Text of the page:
Dreamers of the world to come, and their (not always accurate) visions of tomorrow.
By John Brockman
John Brockman gets 150 of the world’s most provocative thinkers — from Nobel Prize-winning physicist Frank Wilczek to bestselling author Ian McEwan and music revolutionary Brian Eno — to espouse on what “game-changing scientific ideas and developments” they’ll be around to witness. The result is a blueprint of what could soon be our new reality.
By Paul Milo
Sometimes tomorrow doesn’t work out the way even the brightest minds of today think it will — and yesterday’s picture of today provides a great example: where are the domed cities, vat-grown babies, and weekends in orbit? Paul Milo engagingly chronicles the misfires of 20th-century techno-utopians, and explains why their assumptions were so off the mark. He also studies innovations — like airplanes — that defied conventional wisdom and actually worked out.
By Clive Thompson
Clive Thompson looks at the ways our society is evolving in tandem with digital advances, and comes up with some surprising findings. This wide-ranging and eye-opening work highlights chess-playing “digital centaurs,” researchers filming themselves 24/7, Chinese students protesting toxic waste, and video gamers working on a cure for HIV. (Read our interview with the author here).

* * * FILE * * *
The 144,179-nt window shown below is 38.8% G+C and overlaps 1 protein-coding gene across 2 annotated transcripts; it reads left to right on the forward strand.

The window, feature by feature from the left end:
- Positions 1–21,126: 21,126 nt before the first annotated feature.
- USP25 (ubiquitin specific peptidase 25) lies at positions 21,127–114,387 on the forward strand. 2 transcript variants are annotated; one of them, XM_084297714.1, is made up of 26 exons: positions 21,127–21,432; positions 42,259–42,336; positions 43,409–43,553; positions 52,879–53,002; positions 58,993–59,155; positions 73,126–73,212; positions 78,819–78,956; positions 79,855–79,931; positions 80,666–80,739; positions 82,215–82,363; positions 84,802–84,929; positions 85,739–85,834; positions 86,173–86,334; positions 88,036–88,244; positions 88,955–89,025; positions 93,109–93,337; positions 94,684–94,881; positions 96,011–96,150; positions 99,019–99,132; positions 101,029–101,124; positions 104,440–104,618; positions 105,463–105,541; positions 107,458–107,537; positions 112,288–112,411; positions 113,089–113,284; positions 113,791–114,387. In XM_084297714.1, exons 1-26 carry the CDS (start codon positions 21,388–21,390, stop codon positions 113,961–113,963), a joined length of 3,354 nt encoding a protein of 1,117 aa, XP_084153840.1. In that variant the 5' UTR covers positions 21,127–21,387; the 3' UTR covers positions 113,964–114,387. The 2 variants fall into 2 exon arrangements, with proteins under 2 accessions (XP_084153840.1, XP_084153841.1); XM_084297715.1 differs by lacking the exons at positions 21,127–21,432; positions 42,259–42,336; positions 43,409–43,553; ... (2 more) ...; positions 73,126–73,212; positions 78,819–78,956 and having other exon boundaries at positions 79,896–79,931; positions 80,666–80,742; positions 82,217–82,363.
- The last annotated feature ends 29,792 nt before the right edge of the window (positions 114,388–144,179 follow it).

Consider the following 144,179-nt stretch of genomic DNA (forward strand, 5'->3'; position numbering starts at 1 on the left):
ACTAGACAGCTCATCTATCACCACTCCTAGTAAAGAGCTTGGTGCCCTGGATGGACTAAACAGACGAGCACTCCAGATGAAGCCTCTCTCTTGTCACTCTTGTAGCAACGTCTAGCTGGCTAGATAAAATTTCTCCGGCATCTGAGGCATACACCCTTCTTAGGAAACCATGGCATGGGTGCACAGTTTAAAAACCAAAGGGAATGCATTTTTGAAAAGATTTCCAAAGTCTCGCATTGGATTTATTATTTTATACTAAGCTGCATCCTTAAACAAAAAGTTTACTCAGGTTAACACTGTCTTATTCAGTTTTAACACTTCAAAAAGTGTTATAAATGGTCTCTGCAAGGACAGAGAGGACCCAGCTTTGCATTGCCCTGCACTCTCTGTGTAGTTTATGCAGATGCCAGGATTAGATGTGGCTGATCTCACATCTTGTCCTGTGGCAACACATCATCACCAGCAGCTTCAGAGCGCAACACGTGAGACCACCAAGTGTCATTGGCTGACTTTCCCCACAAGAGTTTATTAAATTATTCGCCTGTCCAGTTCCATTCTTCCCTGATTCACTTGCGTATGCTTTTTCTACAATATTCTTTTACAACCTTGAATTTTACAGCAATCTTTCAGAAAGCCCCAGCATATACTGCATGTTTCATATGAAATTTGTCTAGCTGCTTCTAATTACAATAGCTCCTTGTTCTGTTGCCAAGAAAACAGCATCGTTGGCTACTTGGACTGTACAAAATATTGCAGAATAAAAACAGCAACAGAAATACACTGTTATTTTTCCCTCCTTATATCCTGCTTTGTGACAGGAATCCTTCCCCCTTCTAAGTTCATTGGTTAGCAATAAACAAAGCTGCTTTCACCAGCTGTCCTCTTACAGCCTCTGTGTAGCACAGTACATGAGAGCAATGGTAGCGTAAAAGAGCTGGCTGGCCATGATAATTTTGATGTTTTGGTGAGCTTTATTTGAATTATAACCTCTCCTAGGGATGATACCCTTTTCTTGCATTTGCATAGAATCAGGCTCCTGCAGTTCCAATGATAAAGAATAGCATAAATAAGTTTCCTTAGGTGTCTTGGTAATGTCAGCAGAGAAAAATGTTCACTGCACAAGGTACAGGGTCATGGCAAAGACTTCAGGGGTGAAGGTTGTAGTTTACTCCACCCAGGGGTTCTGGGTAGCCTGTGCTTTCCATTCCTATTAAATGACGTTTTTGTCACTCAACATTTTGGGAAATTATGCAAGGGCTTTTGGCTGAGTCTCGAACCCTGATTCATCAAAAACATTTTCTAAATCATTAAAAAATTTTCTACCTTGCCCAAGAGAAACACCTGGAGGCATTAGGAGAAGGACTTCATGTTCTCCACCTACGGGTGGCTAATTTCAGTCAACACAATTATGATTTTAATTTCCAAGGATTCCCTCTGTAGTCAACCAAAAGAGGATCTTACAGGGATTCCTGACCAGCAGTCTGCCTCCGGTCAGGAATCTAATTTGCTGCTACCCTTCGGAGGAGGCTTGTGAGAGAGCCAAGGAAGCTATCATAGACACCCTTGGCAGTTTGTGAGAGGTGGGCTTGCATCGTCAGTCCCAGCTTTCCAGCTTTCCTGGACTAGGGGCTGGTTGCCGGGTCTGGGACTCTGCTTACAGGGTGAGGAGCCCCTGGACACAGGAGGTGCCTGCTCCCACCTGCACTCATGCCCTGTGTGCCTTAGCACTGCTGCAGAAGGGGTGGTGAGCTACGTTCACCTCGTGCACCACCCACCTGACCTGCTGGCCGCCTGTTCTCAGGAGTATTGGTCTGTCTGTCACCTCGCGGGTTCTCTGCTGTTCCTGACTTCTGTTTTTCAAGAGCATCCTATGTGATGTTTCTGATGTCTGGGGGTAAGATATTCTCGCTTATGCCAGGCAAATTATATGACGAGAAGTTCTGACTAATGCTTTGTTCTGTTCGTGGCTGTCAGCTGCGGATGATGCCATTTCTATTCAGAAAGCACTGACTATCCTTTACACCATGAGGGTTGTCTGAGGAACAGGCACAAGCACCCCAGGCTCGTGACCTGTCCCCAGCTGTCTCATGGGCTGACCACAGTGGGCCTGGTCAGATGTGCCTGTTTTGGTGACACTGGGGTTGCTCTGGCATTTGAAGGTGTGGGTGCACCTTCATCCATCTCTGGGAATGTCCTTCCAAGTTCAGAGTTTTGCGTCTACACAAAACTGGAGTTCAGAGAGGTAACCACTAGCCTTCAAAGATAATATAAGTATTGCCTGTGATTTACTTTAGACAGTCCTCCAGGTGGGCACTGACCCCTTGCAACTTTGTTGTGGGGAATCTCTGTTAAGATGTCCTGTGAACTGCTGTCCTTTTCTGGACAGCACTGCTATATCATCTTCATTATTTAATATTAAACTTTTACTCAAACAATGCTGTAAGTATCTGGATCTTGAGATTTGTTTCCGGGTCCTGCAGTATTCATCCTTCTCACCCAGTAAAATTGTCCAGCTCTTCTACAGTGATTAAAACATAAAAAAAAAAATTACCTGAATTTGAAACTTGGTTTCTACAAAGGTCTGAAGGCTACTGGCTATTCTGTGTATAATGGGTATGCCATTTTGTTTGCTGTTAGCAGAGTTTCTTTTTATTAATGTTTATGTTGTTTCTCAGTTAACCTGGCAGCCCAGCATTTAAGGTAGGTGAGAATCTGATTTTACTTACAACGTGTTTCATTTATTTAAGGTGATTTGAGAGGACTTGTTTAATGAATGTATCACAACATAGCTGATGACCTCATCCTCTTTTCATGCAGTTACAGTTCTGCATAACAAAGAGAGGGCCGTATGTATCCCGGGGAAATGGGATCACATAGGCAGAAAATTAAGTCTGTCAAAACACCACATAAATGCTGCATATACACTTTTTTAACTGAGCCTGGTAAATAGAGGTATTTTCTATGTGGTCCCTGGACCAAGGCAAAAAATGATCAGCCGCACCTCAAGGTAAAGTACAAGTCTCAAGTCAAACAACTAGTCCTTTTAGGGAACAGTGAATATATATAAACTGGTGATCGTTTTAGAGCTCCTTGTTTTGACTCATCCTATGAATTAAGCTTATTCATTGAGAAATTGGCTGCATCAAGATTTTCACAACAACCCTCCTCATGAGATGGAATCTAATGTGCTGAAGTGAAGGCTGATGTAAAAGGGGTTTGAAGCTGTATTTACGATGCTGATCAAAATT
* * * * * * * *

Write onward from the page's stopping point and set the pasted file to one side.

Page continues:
By James P. Othmer
Othmer’s hilarious satire of corporate life and mass media follows a high-priced speaker around the world (Bible conferences, corporate-sponsored orgies on Fiji, etc.) as he tells people what they want to hear about their future. A personal crisis involving celebrities in a space station changes his life forever and forces him to reevaluate the course he has charted.
By Edward Bellamy
A sensation when it was published in 1888, Edward Bellamy’s fictional portrait of a 21st-century America puts his Bostonian protagonist Julian West to sleep and wakes him up, like Rip Van Winkle, in what would be our present day. “Looking backward” from the year 2000 to 1887, he describes an alternate universe in which all of the world’s problems — war, poverty, crime — have been solved. Bellamy’s panorama of harmony never came true, but his vision was both a bestselling novel and an inspiration to social reformers of his day.